Which sheep breed is best?

Kate Larson keeps an ever-growing flock of Border Leicester sheep and teaches handspinning and knitting regularly in central Indiana and around the country. She manages the Spinner's Connection Blog here at spinningdaily.com and keeps a blog of her own at katelarsontextiles.com. We've invited her to share a little bit about how she came to raise Border Leicesters.

Leicester Love and Other Tales

 Kate and one of her Border Leicesters. Photo courtesy of Kate Larson.

Kate: One of my favorite questions to ask the shepherds I meet in my travels is how they came to raise a particular type of sheep. Choosing a breed (or type of sheep within a breed) to raise is a very personal decision based on landscape, purpose, and aesthetic. From flock to flock, grazing patterns, behavior, and personality vary as widely as fleece type.

When I returned to the Indiana farm where my family has lived for many generations, I started a flock of Border Leicesters. Why Leicesters? At university, I had become interested in intensive rotational grazing, and was looking for just the right sheep for this type of grass-based management that also produced a fleece I liked. I met my first Leicesters while interning on a small, sustainable, ultra-diversified farm in Vermont. The sheep I worked with that year were not only tremendous grazers, but they were keenly intelligent and hardy. They were quiet, watchful, and worked easily with their shepherd. There is a special variety of love at first sight for sheep and shepherds, and I fell hard for these sheep and their silky, curly fleeces.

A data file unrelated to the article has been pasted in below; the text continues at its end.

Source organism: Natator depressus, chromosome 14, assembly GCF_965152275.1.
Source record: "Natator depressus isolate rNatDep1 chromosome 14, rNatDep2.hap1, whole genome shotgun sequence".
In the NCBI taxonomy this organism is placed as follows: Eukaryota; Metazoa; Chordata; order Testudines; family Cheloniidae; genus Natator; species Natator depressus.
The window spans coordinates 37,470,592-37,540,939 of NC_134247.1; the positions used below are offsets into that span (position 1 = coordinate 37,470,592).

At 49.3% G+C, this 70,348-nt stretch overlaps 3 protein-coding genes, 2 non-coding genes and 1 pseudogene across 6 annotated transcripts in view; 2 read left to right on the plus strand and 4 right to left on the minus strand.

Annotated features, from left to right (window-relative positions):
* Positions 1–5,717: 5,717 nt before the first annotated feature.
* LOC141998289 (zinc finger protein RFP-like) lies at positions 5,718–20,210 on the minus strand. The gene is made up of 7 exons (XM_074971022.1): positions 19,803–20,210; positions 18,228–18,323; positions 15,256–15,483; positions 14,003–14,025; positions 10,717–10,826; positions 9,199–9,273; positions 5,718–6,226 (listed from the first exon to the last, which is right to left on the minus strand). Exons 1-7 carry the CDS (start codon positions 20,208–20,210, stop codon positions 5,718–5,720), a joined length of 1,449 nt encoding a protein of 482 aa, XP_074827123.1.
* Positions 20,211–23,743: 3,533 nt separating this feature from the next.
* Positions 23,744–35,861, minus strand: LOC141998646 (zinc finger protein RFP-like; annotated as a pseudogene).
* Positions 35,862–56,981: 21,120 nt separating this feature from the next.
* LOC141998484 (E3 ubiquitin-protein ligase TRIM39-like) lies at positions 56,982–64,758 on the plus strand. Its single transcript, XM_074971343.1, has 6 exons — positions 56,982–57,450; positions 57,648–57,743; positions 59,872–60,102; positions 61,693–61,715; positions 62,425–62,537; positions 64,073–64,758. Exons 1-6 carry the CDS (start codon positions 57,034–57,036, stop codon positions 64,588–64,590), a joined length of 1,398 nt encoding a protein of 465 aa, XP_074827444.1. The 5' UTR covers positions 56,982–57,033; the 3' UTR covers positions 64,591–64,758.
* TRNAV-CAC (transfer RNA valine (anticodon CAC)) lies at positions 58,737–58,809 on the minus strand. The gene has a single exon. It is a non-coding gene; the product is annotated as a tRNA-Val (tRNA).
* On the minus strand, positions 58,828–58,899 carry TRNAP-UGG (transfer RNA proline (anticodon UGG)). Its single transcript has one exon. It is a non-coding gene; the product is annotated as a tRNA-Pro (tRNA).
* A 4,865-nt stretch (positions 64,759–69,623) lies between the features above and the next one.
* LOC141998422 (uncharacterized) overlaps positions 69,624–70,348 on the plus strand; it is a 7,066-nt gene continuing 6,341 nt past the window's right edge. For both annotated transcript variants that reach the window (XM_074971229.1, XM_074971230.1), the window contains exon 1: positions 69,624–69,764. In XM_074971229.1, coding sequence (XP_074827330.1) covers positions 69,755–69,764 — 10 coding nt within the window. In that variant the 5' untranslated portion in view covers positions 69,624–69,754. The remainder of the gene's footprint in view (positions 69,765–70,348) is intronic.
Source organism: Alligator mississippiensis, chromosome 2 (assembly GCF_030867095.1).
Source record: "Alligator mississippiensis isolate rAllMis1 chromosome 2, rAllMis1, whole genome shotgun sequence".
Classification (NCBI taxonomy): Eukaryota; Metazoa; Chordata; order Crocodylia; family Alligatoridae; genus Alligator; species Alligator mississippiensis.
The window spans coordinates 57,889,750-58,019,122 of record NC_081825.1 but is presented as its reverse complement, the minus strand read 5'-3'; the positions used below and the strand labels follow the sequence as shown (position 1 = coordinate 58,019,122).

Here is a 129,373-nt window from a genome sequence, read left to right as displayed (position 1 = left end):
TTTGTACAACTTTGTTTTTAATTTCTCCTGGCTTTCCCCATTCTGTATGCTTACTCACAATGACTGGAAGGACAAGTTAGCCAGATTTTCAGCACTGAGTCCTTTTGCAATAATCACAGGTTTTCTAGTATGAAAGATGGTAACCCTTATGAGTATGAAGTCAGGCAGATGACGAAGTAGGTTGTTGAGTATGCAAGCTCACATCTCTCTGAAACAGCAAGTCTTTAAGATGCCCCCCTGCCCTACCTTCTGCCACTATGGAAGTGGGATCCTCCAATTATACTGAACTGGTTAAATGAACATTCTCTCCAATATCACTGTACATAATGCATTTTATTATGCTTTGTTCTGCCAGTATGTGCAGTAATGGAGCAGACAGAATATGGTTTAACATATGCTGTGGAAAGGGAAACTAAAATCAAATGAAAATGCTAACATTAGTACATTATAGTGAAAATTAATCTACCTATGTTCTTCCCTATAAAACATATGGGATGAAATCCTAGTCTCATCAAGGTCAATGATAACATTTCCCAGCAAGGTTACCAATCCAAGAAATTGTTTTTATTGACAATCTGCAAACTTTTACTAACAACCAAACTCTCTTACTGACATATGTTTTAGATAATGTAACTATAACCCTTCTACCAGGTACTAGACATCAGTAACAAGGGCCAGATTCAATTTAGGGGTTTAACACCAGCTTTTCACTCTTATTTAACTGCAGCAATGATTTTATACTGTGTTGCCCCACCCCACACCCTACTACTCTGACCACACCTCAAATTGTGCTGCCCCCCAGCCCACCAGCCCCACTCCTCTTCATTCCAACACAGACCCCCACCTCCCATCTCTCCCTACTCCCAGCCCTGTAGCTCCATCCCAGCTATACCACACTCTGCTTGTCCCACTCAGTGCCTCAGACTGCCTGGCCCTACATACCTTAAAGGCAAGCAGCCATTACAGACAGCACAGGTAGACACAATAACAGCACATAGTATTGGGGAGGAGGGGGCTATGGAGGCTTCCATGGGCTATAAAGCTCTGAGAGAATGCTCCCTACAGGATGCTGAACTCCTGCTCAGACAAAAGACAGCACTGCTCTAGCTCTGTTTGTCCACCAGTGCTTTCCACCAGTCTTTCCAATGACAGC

Border Leicester lambs. Photo courtesy of Kate Larson.

I can wax poetic about the many Leicester virtues endlessly. (Shall I count the ways?) But what it really comes down to is that these sheep were the right fit for me and my farm. Watching my Border Leicesters graze where my father's Columbias and my great-great grandfather's Lincolns grazed is a sight that fills me with joy. You can see a video of my bouncing Border Leicester lambs and pictures of recent pasture renovations on my website.

Maintaining a diversity of breeds is important. Preserving flocks that fit into various landscapes and meet each shepherd's unique needs allows us to make choices that are more environmentally sustainable and produce healthier sheep—which in turn, keeps a bounty of fleeces to explore at our spinning fingertips.

Kate Larson

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